Saying that places like New York, Boston, Philly, Chicago, Detroit and Los Angeles are better sports towns than D.C. is an easy and obvious observation to make, and you'd have to be a cheerleading fraud to be offended with anybody who makes it. It's not an insult to say D.C. isn't among the best sports towns in America. It's a pretty good sports town...but not great. One of the reasons I've chosen to live here since 1980 and loved doing so is that by-and-large most people here don't definte themselves by how the professional teams here do. I've always found that refreshing, enlightened.
Greater Washington is a more literate place than some of those I mentioned as better sports cities, has an greater range of attractions than some of them. It's too bad that Steinberg and Weinstein are so limited that they think making a fair observation about Washington as a sports town is a value judgement on greater Washington itself.
It's refreshing to see that Wilbon's debate tactics rival that of a six-year-old child, no matter the medium. (Also, that Wilbon's primary defense is he made the "easy and obvious observation" that DC "isn't among the best sports towns in America" is utterly hilarious.) He wraps up the clarification by further trashing Weinstein and Steinberg, who responded today with his own, more-thought-out retort:
"It's a pretty good sports town…but not great," Wilbon wrote, a bland and innocuous observation that would have caused exactly zero interest had he used it in his magazine discourse.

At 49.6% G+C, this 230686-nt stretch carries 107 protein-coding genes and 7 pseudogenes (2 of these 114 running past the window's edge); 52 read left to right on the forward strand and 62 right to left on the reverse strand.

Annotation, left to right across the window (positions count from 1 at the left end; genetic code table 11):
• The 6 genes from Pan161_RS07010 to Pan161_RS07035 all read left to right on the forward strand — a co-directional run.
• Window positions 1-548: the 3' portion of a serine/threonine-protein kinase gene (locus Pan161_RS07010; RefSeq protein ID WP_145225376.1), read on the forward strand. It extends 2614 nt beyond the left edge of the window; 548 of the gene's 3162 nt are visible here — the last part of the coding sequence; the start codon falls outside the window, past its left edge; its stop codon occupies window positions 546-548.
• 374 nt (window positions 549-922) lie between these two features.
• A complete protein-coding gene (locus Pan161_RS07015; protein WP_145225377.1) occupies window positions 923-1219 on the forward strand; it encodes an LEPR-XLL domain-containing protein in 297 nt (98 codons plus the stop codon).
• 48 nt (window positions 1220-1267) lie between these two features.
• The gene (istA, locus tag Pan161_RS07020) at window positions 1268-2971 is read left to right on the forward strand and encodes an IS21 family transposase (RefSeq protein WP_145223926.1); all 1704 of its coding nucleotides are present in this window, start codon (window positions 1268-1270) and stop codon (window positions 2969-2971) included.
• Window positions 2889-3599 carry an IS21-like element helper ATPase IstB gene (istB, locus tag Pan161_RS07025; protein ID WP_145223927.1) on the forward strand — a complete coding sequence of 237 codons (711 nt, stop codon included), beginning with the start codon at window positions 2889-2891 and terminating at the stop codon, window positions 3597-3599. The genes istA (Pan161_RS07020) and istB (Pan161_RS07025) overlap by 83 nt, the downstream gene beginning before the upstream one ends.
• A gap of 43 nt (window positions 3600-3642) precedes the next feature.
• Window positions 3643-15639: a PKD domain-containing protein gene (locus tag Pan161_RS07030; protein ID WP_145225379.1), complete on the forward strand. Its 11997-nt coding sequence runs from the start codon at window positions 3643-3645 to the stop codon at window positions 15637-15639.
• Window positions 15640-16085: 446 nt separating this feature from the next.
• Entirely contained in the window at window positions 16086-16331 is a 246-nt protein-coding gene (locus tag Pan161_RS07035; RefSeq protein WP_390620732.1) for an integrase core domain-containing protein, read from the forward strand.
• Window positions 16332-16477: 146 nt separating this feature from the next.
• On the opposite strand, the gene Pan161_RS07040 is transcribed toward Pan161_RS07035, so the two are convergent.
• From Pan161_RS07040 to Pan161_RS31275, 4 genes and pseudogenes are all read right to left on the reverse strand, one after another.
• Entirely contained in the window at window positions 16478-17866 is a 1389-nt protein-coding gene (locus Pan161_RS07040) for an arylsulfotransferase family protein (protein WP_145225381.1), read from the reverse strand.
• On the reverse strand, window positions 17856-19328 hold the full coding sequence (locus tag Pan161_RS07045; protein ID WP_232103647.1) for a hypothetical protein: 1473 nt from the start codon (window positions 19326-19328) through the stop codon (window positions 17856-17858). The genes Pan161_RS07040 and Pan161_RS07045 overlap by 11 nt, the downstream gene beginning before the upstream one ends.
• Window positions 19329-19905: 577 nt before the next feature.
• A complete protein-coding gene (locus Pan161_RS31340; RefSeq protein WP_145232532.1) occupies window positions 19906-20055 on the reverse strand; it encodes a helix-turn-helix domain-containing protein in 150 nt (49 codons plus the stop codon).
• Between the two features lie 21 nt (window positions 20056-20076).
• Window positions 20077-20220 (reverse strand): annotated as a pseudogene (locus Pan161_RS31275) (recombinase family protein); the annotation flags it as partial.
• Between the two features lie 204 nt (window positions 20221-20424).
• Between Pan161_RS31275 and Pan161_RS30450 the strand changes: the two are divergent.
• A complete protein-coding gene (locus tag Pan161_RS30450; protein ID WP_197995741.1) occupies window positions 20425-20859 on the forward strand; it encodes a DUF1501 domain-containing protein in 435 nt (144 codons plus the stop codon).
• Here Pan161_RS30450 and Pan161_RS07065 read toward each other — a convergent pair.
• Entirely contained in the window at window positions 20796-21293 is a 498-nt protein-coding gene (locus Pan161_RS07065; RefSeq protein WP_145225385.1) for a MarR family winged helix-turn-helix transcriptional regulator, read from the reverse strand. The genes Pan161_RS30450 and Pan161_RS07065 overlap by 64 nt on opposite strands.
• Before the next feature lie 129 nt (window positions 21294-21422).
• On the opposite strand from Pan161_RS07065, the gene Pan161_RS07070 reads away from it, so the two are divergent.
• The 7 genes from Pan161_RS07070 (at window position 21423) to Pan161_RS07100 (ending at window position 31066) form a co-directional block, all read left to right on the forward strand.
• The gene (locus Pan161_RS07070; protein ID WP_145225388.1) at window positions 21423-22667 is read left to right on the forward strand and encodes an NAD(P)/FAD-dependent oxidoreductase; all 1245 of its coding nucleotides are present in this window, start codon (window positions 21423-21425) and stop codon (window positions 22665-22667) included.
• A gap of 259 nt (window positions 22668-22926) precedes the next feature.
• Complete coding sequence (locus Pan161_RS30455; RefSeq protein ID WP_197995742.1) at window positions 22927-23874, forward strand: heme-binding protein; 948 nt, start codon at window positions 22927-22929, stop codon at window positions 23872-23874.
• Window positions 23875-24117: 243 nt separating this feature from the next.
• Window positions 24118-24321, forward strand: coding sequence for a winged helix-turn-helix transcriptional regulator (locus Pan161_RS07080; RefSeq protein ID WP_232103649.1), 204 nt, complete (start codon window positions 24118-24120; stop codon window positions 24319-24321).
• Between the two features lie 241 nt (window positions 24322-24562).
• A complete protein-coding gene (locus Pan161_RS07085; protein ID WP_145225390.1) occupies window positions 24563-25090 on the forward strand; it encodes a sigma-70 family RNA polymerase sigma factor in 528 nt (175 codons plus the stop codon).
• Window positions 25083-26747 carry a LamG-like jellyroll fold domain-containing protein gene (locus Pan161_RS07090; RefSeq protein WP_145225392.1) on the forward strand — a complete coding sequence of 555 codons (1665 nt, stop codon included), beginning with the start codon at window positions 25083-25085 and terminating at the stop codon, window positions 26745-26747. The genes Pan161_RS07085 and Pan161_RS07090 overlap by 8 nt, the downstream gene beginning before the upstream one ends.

Of course, Wilbon chose to cover up his embarrassment at so quickly retreating from the "terrible" description by taking repeated shots at Bram Weinstein and me, which is cool. I get it. Changing the subject is a perfectly appropriate way to divert attention, and one I've frequently used.
I think it's great that Wilbon is still willing to speak truth to power between rounds at Columbia, celebrity roasts and expense-account lunches with Earvin. My only counter would be that it's cool to speak truth to power when the power is a team owner, or a sports network, or a washed-up quarterback living on past accomplishments. Flaming ordinary sports fans in your town for not being passionate enough strikes me as a less noble journalistic mission.
Which, really, was my only point. I've frequently written that D.C.'s passion - measured by television ratings, attendance and so on - is much different than in the cities Wilbon extolls. I think you can make that point without reveling in it.
Weinstein later apologized for using the term "carpetbagger," though he stands by his issues with Wilbon's piece.
So does Wilbon actually believe that DC is a "terrible" sports town? That's "it's last," whatever that means? We may never know completely for sure, but this is the first time in years everyone seems to be debating the merits of something Wilbon said, so I guess it's mission accomplished for him there.
Wilbon photo via